Non-Standard playing cards manufactured by Joseph Glanz, Vienna, Austria, 1862.
Goodall’s earliest cards were traditional in appearance but in around 1845 ‘modernised’ courts were designed
Grimaud Spanish pattern, c.1880
The Hardy family of playing card manufacturers began with Henry Hardy (1784-89) and continued through to Hardy & Sons who finally closed down in c.1840.
In 1836 Henry Wheeler was found guilty of using forged duty Aces of Spades.
Founded in 1868, today it is part of the Jarden Corporation (USA).
Hand-made replica 17th century English playing cards, based on museum originals.
Having started out as Fournier Hermanos, Burgos in 1860, the company remained in the Fournier family undergoing several changes of name and finally becoming Hija de B. Fournier sometime around 1900.
Alf Cooke was an important producer of playing cards and card games in the UK during the period 1920-1970.
Hunt & Sons (1820-1849) was the first maker to modernise the court card designs with a complete re-drawing
Interesting pack manufactured by Hunt, c.1800, on which a previous owner has hand-written some notes regarding the cards.
Standard English pattern playing cards manufactured by Hunt, c.1800
This rare Victorian manufacturer made standard English playing cards for a short period during the late 1880s and early 1890s.
J. F. Sanchez - Buenos Aires c.1895
Jacob Wolfe Spear founded his company manufacturing fancy goods in 1879 near Nuremberg in Bavaria, Germany
An ‘Old Frizzle’ Ace of Spades was assigned to them in 1833. In 1853 James L. & J. Turnbull were listed as ‘Makers of Playing Cards, Pasteboard, Paper Glossers and Pressers and Drawing Board Makers.
Victorian Playing Cards manufactured by James English & Co., London, c.1875
John Llewellyn, playing card manufacturer, London, 1778-1785
Cards from c.1850 by L. P. Holmblad showing fantasy historical Danish Kings and Queens.
La Cubana were successors to P. Munguia, who were founded in 1872. The company finally closed down in 1995 thus bringing to a close Mexico's longest standing playing-card factory.
La Primitiva, Victoria 3179, Buenos Aires c.1878-1920, manufacturers of paper and playing cards
Lawrence & Cohen were successors to Lawrence, Cohen & Co.
Léonard Biermans had been employed by Brepols from 1871-1874 before opening his own playing card factory in 1875.
Lewis I. Cohen made his first deck of cards in 1832. In 1835 Mr Cohen invented a new machine to print four colours on a sheet at once, which was to revolutionise the entire playing card industry. This innovation soon led to his dominance in the market.
List of Argentinian Playing Card Manufacturers from the 19th and 20th centuries.
Litográfica del Perú S.A. were manufacturers of playing cards in Peru sometime around the decades of the 1970s and/or 1980s
The Fourvel family was of French origin but had settled in Spain during the XIX century. In the 1930s Luis Fourvel went to Argentina and established a printing business which flourished until the early 60s.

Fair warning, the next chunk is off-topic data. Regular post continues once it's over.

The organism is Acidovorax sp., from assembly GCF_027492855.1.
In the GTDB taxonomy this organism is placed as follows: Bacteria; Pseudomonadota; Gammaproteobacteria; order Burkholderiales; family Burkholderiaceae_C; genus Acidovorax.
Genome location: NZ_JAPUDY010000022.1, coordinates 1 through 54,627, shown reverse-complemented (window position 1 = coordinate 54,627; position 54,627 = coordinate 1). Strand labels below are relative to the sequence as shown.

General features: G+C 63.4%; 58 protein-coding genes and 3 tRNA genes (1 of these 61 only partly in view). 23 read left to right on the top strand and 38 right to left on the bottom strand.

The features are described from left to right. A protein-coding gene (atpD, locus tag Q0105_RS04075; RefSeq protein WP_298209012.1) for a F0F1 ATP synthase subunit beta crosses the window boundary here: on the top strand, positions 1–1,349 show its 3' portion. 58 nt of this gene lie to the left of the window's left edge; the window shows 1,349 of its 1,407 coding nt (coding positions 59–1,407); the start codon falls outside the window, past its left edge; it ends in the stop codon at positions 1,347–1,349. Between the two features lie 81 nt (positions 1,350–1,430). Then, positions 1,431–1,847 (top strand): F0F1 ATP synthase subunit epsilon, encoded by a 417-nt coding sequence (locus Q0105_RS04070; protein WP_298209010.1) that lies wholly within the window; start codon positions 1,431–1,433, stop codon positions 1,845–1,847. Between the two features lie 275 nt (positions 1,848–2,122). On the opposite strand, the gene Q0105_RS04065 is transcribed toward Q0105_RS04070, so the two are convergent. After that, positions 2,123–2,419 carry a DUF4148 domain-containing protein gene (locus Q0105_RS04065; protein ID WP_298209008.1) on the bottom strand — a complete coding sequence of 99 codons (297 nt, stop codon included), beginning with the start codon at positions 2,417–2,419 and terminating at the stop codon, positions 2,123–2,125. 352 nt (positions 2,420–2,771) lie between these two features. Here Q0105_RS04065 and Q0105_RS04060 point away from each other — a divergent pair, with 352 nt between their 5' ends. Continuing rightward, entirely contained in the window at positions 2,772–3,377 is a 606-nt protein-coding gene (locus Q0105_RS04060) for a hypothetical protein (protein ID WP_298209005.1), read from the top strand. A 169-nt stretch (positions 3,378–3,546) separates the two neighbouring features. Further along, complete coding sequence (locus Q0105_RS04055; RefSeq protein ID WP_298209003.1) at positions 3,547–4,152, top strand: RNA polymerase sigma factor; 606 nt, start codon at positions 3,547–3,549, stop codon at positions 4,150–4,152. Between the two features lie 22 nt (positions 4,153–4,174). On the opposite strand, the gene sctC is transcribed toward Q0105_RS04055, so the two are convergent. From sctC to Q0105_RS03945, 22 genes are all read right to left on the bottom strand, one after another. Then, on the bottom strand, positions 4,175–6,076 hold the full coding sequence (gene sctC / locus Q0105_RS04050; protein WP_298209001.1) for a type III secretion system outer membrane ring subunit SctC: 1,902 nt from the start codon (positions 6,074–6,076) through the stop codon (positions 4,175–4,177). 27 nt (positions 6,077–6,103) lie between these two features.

Naipes "OBELISCO" by Mario Colombo, Rodriguez Peña 385, Buenos Aires (Argentina), c.1950.
The Mesmaekers firm had been established in Turnhout in 1859 by the partnership of Gustaaf Mesmaekers and Louis-François Moentack.
Naipes Congreso by C. Della Penna S.A. playing card manufacturer and publisher, Buenos Aires, c.1966
Naipes “Naipynt” are a departure from Fourvel's usual Side Car brand, with a new ‘Clown Joker’ design, although the motorcycle motif is still visible in the centre of the Ace of Spades.
Naipes El Heraldo (1930-1977)
Naipes Guarany by C. Della Penna S.A. playing card manufacturer and publisher, Buenos Aires, c.1940
Naipes Guarany by C. Della Penna S.A.C.I., Buenos Aires, c.1945-64
"Naipes Habana" Spanish-suited playing cards manufactured by Justo Rodero e Hijos S.R.L., with the date 1960 printed on the control slip.
The edition on this page shows the company name as C. Della Penna & Cía, along with an early version of the company logo in black & white only. In later editions it is coloured.
Naipes Inca Spanish-suited playing cards by C. Della Penna S.A., Buenos Aires, c.1943-65.
Naipes Inca by C. Della Penna S.A. with advertising for Laprida stationers, c.1970
Naipes Inca Spanish-suited playing cards manufactured by Della Penna S.A., Buenos Aires, c.1965-70
The logo on the four of cups on Naipes Payador shows a man playing a guitar beneath the legend "Payador".
Naipes Pokerin playing cards manufactured by Vigor S.A.C. e I., Buenos Aires, c.1975
Naipes PORTEÑO Spanish-suited playing cards manufactured by C. Della Penna S.A.C.I., Buenos Aires, c.1960-70
Naipes Side Car Tipo Español
Naipes Siluv, Valparaiso, Chile, 1931
Flaiban y Camilloni, c.1936, Naipes Tiburón, Tela de Araña
Naipes TRIUNFO Spanish-suited playing cards by Orestes A. Cappellano, publishers and playing card manufacturers, Sarmiento 1537, Buenos Aires, Argentina, c.1940-55
Cappellano Hermanos were book publishers during the 1920s and also commenced producing playing cards around this time.
Naipes TRIUNFO Spanish-suited playing cards for Fernet Branca by Cappellano, S.A., publishers and playing card manufacturers, Florencio Varela 542, Buenos Aires, Argentina, c.1955-60